1. I can find them. Akishop doesn't sell them. We have a ton at Round 1, but I can't take those, only study them. They are almost $35 each btw, according to the yen price on them.
    2. I can determine what the header is. Its NOT JST. Its something close. Have to figure out the plastic shell and pins for the crimp work
    For now, I just miss occasionally because my playstyle is too adjusted to the real deal arcade. Its so close...but I believe that optical senstitivy makes all the difference here. Not necessary, but a very nice to have.
     
  7. Doctopus

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    #67 Doctopus, May 16, 2018
    Last edited: May 17, 2018
    Try harder. I saw them on the official Sanwa Rakuten shop (and they ship outside Japan)
    https://global.rakuten.com/en/store/sanwadenshi/item/ilumb_301/


    Well then it might just be JST. JST is a family of connectors vary on different sizes, pin pitch, shapes, etc. If by JST you mean the JST XH series (2.5mm pitch, the most common type used by Chinese arcade buttons, encoder boards, cables, etc.), then it might be JST SH or so. (And in case that you really cannot figure it out, Sanwa also sells the assembled cables under the part number LHSX-H in their shop. They are not really cheap though)
    (Well I guess my next plan after I finish my controller will probably be homebrew opto-switches for Chinese buttons then)​
     
  8. LanDi

    LanDi Welcome to DIVA!

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    I wish there was a diagram for those OBSA-LHSXF switches.

    Either way, I'm going to order a set with harnesses and a spare for sacrifical purposes to try and get it to work. So I'll report back, and if we can figure it all out we'll make a diagram and tutorial here for you guys if you're interested in doing it too.

    I gotta ask too because I was looking at the other controllers. Why do so many of them (nearly all of them) use buttons in place of analog sticks for sliders? I'm actually rather fond of the analog sticks, but there must be a good reason. I was thinking about getting a set of those rectangle buttons so I can set them up that way too but it's an expensive additional cost ontop of FIVE of those LHSXF switches and you guys are the only ones I can ask about them.

    I'd love to incorporate a touch panel into my controller too like Colonelmasako's but that may have to wait until the future.
     
  9. Doctopus

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    #69 Doctopus, May 17, 2018
    Last edited: Sep 7, 2018
    Perhaps they are relatively easy to make and use?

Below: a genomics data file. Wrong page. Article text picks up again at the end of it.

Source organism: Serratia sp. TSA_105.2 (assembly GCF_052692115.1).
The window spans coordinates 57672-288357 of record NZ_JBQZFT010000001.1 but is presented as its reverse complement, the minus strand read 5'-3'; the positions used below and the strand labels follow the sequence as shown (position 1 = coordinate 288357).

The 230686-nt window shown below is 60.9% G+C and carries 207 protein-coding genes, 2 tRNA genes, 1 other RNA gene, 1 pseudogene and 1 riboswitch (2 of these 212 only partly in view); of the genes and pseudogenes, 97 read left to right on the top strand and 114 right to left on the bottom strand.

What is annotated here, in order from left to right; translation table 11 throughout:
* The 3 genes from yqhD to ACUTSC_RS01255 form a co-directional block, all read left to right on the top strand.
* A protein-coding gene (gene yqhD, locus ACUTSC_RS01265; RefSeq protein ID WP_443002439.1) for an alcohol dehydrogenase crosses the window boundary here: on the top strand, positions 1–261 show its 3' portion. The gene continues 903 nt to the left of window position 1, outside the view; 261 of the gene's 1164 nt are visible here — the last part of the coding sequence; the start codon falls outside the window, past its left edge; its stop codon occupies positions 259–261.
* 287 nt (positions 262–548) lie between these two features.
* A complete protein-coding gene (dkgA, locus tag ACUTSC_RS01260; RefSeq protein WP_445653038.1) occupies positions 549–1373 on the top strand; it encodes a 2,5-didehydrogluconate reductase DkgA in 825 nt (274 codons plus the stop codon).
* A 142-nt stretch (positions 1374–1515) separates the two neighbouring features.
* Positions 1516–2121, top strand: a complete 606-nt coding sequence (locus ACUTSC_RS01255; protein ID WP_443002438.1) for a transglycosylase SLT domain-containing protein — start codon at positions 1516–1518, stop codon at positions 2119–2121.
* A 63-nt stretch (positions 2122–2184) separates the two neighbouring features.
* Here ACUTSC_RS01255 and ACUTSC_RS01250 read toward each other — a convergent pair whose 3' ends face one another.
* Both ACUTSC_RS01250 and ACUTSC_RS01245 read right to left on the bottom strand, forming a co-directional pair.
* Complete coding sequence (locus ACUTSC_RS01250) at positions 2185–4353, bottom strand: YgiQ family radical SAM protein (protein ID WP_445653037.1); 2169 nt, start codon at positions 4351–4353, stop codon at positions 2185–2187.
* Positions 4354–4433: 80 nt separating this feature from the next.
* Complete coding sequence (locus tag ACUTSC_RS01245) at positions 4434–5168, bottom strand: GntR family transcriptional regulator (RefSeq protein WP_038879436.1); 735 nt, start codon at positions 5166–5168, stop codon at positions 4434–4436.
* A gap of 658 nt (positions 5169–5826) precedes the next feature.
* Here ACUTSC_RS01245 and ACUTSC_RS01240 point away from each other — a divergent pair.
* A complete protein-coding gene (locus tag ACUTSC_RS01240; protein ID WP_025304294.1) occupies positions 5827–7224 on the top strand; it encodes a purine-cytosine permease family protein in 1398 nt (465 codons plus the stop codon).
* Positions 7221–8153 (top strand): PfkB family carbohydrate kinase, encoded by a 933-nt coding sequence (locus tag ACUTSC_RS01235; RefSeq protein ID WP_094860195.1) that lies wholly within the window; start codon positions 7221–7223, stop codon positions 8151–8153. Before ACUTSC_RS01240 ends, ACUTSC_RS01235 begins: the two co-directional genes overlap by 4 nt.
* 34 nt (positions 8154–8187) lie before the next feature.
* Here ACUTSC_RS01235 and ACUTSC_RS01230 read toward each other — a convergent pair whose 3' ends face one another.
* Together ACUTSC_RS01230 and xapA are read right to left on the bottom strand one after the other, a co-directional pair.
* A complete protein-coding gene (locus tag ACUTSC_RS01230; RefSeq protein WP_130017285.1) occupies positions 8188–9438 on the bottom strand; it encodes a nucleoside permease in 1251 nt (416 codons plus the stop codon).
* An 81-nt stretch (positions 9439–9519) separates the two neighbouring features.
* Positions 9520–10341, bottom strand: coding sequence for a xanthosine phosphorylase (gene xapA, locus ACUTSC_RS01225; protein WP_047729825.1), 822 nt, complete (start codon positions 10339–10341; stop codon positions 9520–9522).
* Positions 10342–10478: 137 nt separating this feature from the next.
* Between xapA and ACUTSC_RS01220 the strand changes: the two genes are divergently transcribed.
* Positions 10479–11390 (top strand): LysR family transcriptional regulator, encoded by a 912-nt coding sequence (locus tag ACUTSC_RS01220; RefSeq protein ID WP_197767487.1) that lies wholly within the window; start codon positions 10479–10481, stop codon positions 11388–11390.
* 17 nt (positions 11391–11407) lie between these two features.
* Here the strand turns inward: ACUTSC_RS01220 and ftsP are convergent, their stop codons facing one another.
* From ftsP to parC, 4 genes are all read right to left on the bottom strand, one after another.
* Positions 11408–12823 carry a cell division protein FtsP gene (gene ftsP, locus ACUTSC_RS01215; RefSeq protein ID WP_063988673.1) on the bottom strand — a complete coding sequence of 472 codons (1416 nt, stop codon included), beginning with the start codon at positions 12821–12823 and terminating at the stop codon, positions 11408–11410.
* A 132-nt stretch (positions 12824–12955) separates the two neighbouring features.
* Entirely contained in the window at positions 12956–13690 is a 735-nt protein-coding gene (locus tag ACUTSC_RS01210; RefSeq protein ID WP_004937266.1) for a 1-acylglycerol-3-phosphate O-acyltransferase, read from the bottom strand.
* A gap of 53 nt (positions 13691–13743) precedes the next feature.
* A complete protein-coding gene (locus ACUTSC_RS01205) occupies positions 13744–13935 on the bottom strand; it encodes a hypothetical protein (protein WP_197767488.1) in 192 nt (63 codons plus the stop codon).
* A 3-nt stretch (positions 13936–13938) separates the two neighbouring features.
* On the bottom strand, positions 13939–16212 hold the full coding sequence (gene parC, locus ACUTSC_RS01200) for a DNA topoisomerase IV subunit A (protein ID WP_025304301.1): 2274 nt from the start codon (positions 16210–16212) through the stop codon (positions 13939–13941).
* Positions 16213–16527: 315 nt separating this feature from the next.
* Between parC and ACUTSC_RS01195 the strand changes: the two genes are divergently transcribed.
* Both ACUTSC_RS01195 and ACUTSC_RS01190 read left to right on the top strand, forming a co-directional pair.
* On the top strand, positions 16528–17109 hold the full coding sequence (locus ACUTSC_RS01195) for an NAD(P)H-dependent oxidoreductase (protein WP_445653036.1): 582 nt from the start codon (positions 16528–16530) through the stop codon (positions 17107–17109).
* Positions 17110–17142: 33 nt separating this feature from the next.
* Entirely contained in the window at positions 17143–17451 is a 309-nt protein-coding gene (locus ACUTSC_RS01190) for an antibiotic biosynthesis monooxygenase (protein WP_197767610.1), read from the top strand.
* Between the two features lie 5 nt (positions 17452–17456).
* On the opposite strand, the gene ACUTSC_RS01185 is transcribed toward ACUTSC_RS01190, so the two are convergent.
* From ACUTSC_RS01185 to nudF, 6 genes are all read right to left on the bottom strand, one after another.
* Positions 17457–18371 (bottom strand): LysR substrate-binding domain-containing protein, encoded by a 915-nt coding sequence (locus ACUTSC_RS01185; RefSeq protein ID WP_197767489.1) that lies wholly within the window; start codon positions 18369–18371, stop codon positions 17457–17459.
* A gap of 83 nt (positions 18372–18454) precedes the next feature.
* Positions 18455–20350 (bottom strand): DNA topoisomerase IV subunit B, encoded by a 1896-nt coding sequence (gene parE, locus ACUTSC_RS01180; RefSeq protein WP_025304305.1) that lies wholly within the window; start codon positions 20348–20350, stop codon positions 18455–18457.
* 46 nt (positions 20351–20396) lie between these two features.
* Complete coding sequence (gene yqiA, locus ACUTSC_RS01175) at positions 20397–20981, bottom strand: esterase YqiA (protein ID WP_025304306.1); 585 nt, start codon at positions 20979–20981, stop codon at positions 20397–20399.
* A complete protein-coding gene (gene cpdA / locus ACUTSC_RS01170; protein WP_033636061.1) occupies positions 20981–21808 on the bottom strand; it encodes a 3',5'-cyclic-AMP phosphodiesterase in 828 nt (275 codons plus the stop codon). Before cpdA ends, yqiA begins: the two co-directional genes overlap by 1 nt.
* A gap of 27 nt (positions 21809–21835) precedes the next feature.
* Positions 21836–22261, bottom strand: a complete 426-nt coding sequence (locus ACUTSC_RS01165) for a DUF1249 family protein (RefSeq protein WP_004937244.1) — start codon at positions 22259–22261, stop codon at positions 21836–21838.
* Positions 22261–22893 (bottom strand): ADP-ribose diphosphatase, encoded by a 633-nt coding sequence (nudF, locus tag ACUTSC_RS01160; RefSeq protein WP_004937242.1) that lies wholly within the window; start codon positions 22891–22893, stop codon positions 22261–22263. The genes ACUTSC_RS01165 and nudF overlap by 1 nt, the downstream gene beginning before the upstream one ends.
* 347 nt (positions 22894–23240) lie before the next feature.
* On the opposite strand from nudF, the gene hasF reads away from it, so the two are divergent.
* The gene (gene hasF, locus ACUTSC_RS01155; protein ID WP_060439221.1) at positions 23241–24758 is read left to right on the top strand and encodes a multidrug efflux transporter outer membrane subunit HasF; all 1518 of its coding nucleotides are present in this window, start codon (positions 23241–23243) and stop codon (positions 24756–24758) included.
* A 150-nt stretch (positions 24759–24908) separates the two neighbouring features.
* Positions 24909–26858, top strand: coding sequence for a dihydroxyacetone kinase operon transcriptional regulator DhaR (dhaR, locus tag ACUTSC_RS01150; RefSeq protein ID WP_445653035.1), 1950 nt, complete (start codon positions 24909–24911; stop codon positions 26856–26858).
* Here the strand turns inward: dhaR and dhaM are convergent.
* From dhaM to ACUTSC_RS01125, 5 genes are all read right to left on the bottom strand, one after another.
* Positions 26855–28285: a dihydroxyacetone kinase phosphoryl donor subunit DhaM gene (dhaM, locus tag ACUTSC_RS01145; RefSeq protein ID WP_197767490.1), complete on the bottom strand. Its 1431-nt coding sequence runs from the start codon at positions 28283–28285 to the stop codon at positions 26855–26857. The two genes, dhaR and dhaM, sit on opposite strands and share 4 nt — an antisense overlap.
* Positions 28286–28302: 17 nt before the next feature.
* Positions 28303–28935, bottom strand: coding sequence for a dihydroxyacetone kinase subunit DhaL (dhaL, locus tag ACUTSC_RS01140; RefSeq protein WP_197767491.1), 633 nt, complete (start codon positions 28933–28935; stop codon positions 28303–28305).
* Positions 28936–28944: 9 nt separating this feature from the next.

Also there are lots of articles on how to design and make fighting sticks, and fighting sticks use joysticks instead of thumbsticks like DS4. So basically my guesses are:
    1. not everyone who make fighting sticks have thumbsticks and using 2 joysticks for the slider would be weird
    2. there are fewer tutorials mention how to mount and wire thumbsticks
    3. fewer shops who sell fighting stick components sell thumbsticks
    So unless someone wants a true touch slider (CM's capacitive (BareConductive self capacitance) slider or my resistive (SoftPot) slider), the option that most of people would think of immediately would be use a button array as the slider.

    Anyway that's just my guess. Don't take it really seriously :P

    PS: I do want more photos and measurements of the Sanwa opto-switch. It's hard to tell about what connector they use just from a single photo (I guess JST SH or ZH according to the photos of connector on the harness and the switch from their shop).

    PS2: Seems that adapting Chinese buttons to use opto-switches are actually somewhat hard. First due to the structure of the lamp holder I'm not sure where to place the opto sensor. Second, the teeth of the button only moves ~2mm on presses which are enough for microswitches but probably not for opto sensor. (Looks not enough for typical interrupter type, not sure about reflect type)
     
  10. Drek

    Drek Big Debut

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    #70 Drek, May 17, 2018
    Last edited: May 17, 2018
    Having this photoswitch functionnal would be a good reason to finally upgrade my controller with genuine Sanwa. Looking forward to it. I'll try to find informations also. I have just tried shortly the arcade cabinet in Japan before i built my controller so i don't remerber how it is different.

    Concerning the thumbsticks, the method that seemed the most accessible to me was using the PCB from Hori mini fighting stick. And the possibilities were limited to buttons. I agree with doctopus explanation.